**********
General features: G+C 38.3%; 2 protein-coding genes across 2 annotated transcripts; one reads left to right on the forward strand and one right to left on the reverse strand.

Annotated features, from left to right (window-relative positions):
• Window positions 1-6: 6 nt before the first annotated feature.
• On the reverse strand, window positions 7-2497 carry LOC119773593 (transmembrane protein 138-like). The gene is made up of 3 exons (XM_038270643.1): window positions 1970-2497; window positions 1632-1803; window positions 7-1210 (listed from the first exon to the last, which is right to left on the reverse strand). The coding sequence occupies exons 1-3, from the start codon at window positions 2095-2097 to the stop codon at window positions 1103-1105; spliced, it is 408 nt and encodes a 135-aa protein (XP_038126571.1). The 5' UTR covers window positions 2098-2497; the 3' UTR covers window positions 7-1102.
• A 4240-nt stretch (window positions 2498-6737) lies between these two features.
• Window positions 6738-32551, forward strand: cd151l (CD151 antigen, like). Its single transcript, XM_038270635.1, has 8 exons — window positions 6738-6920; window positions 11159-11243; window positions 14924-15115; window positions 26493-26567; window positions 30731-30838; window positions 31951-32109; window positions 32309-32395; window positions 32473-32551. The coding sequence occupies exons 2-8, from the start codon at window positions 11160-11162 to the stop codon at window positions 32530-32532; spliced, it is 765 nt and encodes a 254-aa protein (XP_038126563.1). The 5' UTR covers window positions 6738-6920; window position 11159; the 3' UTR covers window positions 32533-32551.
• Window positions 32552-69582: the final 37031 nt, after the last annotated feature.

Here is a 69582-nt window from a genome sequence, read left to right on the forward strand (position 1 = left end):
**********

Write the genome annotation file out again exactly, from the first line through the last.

General features: G+C 38.3%; 2 protein-coding genes across 2 annotated transcripts; one reads left to right on the forward strand and one right to left on the reverse strand.

Annotated features, from left to right (window-relative positions):
• Window positions 1-6: 6 nt before the first annotated feature.
• On the reverse strand, window positions 7-2497 carry LOC119773593 (transmembrane protein 138-like). The gene is made up of 3 exons (XM_038270643.1): window positions 1970-2497; window positions 1632-1803; window positions 7-1210 (listed from the first exon to the last, which is right to left on the reverse strand). The coding sequence occupies exons 1-3, from the start codon at window positions 2095-2097 to the stop codon at window positions 1103-1105; spliced, it is 408 nt and encodes a 135-aa protein (XP_038126571.1). The 5' UTR covers window positions 2098-2497; the 3' UTR covers window positions 7-1102.
• A 4240-nt stretch (window positions 2498-6737) lies between these two features.
• Window positions 6738-32551, forward strand: cd151l (CD151 antigen, like). Its single transcript, XM_038270635.1, has 8 exons — window positions 6738-6920; window positions 11159-11243; window positions 14924-15115; window positions 26493-26567; window positions 30731-30838; window positions 31951-32109; window positions 32309-32395; window positions 32473-32551. The coding sequence occupies exons 2-8, from the start codon at window positions 11160-11162 to the stop codon at window positions 32530-32532; spliced, it is 765 nt and encodes a 254-aa protein (XP_038126563.1). The 5' UTR covers window positions 6738-6920; window position 11159; the 3' UTR covers window positions 32533-32551.
• Window positions 32552-69582: the final 37031 nt, after the last annotated feature.

Here is a 69582-nt window from a genome sequence, read left to right on the forward strand (position 1 = left end):